Surveys Give Hope On Eurozone Growth

The latest business surveys, measuring activity in the manufacturing and services sector for the eurozone painted a mixed picture.

The overall outlook, however, was one that gave hope of a revival in growth for the region.

Last week, IHS Markit released the manufacturing and services PMI numbers for February. It was a mixed bag, with manufacturing activity staying weak, but services activity showing a strong rebound.

As a result, the IHS Markit’s eurozone composite PMI rose to 51.9 in February. This was a higher than expected reading after preliminary results showed that the composite PMI rose to 51.4.

In January, the composite PMI came in at 51.0. Most of the gains in the composite PMI came from increased activity in the services sector.

Eurozone Manufacturing Contracts

Eurozone Manufacturing PMI
Eurozone Manufacturing PMI (February). Source: IHS Markit

Manufacturing activity in the eurozone reversed course for the first time in 5 years. This comes as trade war concerns, global growth slowdown, and Brexit remain the largest risks to growth in the eurozone.

Data from IHS Markit covering the manufacturing activity for February showed a downbeat report signaling a slowdown in Germany. Europe’s largest economy seemed to drag down the growth for the entire economic bloc.

The slowdown comes as ECB officials weigh the prospects of relaunching further easing measures to shore up stimulus. It comes just under two months after the central bank ended its 2.6 trillion euro quantitative easing stimulus program.

IHS Markit’s February manufacturing PMI report released just under two weeks ago showed that activity fell to 49.3 in February. This is in comparison to January’s reading of 50.5. A result above 50 on the PMI indicates expansion in the sector.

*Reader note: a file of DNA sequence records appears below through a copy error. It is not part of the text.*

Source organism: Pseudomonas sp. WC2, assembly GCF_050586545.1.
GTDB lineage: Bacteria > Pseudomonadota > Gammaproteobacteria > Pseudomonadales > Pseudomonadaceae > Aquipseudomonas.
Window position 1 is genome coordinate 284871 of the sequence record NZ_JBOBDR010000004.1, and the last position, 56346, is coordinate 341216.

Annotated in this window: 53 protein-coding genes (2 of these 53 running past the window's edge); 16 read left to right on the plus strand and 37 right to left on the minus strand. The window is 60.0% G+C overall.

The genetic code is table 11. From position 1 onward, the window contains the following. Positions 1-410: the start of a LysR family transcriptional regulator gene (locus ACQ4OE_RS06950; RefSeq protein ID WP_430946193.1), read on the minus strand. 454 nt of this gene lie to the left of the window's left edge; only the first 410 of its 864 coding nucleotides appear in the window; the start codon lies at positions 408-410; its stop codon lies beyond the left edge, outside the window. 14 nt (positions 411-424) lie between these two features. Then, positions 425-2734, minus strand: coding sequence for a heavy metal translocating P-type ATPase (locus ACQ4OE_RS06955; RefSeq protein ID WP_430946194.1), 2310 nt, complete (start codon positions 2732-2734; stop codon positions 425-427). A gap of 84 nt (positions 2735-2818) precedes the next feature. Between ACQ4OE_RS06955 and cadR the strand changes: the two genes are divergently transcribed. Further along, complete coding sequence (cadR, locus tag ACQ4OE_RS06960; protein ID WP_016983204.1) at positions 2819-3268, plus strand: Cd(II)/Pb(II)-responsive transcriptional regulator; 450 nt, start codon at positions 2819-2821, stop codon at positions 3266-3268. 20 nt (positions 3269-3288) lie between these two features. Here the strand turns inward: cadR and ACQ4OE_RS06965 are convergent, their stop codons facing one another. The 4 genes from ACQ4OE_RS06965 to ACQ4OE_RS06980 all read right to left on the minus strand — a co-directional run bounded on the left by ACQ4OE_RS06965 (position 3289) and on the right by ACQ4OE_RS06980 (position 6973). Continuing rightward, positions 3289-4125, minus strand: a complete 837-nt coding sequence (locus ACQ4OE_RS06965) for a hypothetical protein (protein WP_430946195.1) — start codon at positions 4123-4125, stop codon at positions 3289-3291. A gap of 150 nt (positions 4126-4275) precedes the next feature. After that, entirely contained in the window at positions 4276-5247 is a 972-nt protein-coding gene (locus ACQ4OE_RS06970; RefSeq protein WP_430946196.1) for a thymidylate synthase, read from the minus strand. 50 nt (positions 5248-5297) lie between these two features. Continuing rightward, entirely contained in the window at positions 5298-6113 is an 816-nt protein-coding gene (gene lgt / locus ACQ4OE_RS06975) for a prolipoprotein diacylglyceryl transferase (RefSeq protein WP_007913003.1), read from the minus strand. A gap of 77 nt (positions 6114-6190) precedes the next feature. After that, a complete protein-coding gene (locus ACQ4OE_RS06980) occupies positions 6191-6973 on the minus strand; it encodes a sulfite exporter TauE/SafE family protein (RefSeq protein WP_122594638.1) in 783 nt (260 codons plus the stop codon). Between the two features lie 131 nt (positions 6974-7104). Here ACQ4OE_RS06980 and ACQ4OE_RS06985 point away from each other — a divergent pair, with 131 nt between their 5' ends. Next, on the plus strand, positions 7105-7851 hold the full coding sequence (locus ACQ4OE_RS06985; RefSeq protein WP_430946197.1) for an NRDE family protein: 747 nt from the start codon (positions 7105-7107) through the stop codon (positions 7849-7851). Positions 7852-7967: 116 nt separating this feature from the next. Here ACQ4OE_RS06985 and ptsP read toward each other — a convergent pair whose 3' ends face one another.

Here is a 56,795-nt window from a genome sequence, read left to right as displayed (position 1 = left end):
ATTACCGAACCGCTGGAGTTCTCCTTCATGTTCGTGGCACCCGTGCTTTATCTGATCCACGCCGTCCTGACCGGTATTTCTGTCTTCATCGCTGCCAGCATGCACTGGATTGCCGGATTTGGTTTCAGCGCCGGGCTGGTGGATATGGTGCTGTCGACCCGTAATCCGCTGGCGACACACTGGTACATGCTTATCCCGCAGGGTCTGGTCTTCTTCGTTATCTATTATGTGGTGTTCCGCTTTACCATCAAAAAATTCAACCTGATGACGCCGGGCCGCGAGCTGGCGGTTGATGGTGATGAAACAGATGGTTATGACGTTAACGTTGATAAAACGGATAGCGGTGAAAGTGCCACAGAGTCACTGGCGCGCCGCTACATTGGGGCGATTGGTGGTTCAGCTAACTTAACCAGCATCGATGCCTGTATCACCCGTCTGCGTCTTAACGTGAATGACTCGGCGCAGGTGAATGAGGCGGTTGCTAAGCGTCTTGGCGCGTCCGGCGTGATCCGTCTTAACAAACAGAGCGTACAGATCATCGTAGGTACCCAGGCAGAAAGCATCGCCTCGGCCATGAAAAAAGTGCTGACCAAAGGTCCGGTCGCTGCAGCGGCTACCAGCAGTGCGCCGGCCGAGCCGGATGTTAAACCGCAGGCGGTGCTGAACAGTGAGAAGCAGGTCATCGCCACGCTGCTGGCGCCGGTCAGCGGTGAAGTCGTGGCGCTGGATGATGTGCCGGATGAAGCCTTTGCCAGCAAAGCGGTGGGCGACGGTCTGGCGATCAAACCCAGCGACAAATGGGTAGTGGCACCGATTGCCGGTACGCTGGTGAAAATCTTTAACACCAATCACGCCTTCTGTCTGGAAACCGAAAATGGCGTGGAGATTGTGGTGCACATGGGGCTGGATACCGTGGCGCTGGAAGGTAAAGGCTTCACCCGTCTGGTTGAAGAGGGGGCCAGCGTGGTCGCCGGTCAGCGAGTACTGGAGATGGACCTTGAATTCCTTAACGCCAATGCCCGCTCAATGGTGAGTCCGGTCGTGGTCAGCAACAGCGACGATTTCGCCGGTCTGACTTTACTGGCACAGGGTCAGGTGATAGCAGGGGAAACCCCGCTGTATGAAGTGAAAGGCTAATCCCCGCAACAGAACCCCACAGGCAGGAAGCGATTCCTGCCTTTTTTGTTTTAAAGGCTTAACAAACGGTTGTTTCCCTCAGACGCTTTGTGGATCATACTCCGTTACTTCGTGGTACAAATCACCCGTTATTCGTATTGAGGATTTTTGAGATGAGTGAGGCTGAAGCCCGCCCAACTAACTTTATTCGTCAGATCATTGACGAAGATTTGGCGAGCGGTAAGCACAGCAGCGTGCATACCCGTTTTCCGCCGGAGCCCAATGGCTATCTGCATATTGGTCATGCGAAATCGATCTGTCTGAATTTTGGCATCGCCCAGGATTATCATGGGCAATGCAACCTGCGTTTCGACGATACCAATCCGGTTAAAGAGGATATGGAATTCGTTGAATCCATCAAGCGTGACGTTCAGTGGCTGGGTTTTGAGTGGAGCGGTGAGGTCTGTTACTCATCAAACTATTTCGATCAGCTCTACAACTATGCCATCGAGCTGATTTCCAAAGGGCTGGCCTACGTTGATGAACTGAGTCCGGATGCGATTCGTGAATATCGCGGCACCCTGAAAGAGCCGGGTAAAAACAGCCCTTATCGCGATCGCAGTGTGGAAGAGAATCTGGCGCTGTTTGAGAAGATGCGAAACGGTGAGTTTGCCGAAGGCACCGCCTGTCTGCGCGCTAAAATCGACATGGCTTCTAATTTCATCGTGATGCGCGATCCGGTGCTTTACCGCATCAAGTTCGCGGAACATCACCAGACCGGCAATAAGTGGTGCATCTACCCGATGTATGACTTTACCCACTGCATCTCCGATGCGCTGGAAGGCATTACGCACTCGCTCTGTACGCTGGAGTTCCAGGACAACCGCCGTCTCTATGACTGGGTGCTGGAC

With February’s PMI activity falling to 49.3, it signaled that the eurozone’s manufacturing activity was contracting.

Earlier, data from Germany showed that factory growth had contracted for the second consecutive month. Meanwhile, activity in other major economies such as France and Spain showed that activity slowed. Spain’s manufacturing sector fell below the 50-level for the first time in nearly five years.

Chris Williamson, the chief business economist for IHS Markit, claimed the manufacturing sector in the eurozone was at its steepest decline in nearly six years. He explained that forward-looking indicators suggest that there could be further downside risks as the economy moves into the second quarter of the year.

Data revealed that the new orders index also fell at the fastest pace in six years. This is while a backlog of works was being completed. Purchase of raw materials remained weak and so did hiring as a result.

Given the downbeat data, optimism hit the lowest levels since IHS Markit started keeping records in July 2012. The future output index fell from January’s 57.4 to 56.7 in February.

Williamson said:

“In addition to widespread trade war worries, often linked to U.S. tariffs, and concerns regarding the outlook for the global economy, companies report that heightened political uncertainty, including Brexit, is hitting demand and driving increased risk aversion.”

Eurozone Services PMI Rebounds

Eurozone Services PMI
Eurozone Services PMI (February). Source: IHS Markit

Activity in the services sector rose to a three month high in February. The increase came amid a broad recovery across the various member states. This was on account of improved demand and gains in employment.

Data from IHS Markit shows that the eurozone’s services PMI increased to 52.8 in February. This was up from January’s 51.2. The data also beat the preliminary estimates which forecast a modest increase to 52.3.

Growth in new orders in the services sector put pressures on capacity and employment. As a result, there was an increased demand for labor. This also saw wages turning higher in some cases according to the firms that participated in the survey.

Output costs also increased in order to protect margins. And, as a result, business confidence rose to a four-month high. Almost all major economies in the eurozone registered a solid increase in the services sector. In fact, Spain was the only exception.

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